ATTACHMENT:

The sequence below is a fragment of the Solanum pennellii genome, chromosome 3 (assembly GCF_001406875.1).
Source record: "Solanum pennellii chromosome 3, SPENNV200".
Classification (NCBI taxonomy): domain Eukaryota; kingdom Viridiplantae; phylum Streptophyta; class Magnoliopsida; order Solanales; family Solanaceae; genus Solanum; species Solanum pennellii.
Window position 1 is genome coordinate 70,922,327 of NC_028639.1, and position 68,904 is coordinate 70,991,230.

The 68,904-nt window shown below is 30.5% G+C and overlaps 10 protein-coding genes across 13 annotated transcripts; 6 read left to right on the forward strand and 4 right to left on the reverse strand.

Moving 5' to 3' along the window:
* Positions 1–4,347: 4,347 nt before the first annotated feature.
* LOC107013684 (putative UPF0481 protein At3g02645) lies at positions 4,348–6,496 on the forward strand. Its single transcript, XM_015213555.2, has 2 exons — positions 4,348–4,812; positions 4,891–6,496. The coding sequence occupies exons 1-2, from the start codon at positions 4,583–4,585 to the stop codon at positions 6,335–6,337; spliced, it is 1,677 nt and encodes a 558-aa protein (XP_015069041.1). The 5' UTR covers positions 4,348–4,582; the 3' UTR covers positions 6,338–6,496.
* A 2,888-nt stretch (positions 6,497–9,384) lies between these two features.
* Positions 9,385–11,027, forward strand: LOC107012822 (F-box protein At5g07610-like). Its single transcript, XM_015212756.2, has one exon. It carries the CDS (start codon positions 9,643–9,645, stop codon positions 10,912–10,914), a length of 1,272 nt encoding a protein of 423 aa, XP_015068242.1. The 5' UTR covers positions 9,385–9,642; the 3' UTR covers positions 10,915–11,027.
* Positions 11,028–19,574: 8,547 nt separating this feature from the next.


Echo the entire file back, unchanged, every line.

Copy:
The sequence below is a fragment of the Solanum pennellii genome, chromosome 3 (assembly GCF_001406875.1).
Source record: "Solanum pennellii chromosome 3, SPENNV200".
Classification (NCBI taxonomy): domain Eukaryota; kingdom Viridiplantae; phylum Streptophyta; class Magnoliopsida; order Solanales; family Solanaceae; genus Solanum; species Solanum pennellii.
Window position 1 is genome coordinate 70,922,327 of NC_028639.1, and position 68,904 is coordinate 70,991,230.

The 68,904-nt window shown below is 30.5% G+C and overlaps 10 protein-coding genes across 13 annotated transcripts; 6 read left to right on the forward strand and 4 right to left on the reverse strand.

Moving 5' to 3' along the window:
* Positions 1–4,347: 4,347 nt before the first annotated feature.
* LOC107013684 (putative UPF0481 protein At3g02645) lies at positions 4,348–6,496 on the forward strand. Its single transcript, XM_015213555.2, has 2 exons — positions 4,348–4,812; positions 4,891–6,496. The coding sequence occupies exons 1-2, from the start codon at positions 4,583–4,585 to the stop codon at positions 6,335–6,337; spliced, it is 1,677 nt and encodes a 558-aa protein (XP_015069041.1). The 5' UTR covers positions 4,348–4,582; the 3' UTR covers positions 6,338–6,496.
* A 2,888-nt stretch (positions 6,497–9,384) lies between these two features.
* Positions 9,385–11,027, forward strand: LOC107012822 (F-box protein At5g07610-like). Its single transcript, XM_015212756.2, has one exon. It carries the CDS (start codon positions 9,643–9,645, stop codon positions 10,912–10,914), a length of 1,272 nt encoding a protein of 423 aa, XP_015068242.1. The 5' UTR covers positions 9,385–9,642; the 3' UTR covers positions 10,915–11,027.
* Positions 11,028–19,574: 8,547 nt separating this feature from the next.